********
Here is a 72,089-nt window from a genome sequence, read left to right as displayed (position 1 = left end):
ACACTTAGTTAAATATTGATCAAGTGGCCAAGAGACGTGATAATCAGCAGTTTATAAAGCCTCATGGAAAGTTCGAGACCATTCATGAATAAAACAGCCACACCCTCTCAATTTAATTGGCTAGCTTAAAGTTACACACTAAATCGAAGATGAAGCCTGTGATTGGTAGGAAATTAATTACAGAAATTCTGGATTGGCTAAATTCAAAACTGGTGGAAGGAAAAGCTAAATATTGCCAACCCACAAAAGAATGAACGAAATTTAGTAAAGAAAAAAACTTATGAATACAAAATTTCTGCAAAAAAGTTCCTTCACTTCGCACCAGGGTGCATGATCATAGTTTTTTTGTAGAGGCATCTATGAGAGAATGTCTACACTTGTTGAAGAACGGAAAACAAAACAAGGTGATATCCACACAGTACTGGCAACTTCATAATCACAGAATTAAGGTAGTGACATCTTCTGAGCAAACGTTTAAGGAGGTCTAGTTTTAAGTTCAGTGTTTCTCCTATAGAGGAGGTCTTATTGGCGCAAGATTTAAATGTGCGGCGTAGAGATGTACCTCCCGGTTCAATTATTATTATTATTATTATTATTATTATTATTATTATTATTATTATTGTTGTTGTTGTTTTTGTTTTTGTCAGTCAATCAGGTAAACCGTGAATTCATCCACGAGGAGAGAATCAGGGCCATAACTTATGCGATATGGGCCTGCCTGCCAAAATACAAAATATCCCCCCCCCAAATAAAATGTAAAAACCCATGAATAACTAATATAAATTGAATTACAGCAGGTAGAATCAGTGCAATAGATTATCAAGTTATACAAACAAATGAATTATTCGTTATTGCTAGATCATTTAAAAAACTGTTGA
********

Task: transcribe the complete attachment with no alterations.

Here is a 72,089-nt window from a genome sequence, read left to right as displayed (position 1 = left end):
ACACTTAGTTAAATATTGATCAAGTGGCCAAGAGACGTGATAATCAGCAGTTTATAAAGCCTCATGGAAAGTTCGAGACCATTCATGAATAAAACAGCCACACCCTCTCAATTTAATTGGCTAGCTTAAAGTTACACACTAAATCGAAGATGAAGCCTGTGATTGGTAGGAAATTAATTACAGAAATTCTGGATTGGCTAAATTCAAAACTGGTGGAAGGAAAAGCTAAATATTGCCAACCCACAAAAGAATGAACGAAATTTAGTAAAGAAAAAAACTTATGAATACAAAATTTCTGCAAAAAAGTTCCTTCACTTCGCACCAGGGTGCATGATCATAGTTTTTTTGTAGAGGCATCTATGAGAGAATGTCTACACTTGTTGAAGAACGGAAAACAAAACAAGGTGATATCCACACAGTACTGGCAACTTCATAATCACAGAATTAAGGTAGTGACATCTTCTGAGCAAACGTTTAAGGAGGTCTAGTTTTAAGTTCAGTGTTTCTCCTATAGAGGAGGTCTTATTGGCGCAAGATTTAAATGTGCGGCGTAGAGATGTACCTCCCGGTTCAATTATTATTATTATTATTATTATTATTATTATTATTATTATTATTATTGTTGTTGTTGTTTTTGTTTTTGTCAGTCAATCAGGTAAACCGTGAATTCATCCACGAGGAGAGAATCAGGGCCATAACTTATGCGATATGGGCCTGCCTGCCAAAATACAAAATATCCCCCCCCCAAATAAAATGTAAAAACCCATGAATAACTAATATAAATTGAATTACAGCAGGTAGAATCAGTGCAATAGATTATCAAGTTATACAAACAAATGAATTATTCGTTATTGCTAGATCATTTAAAAAACTGTTGA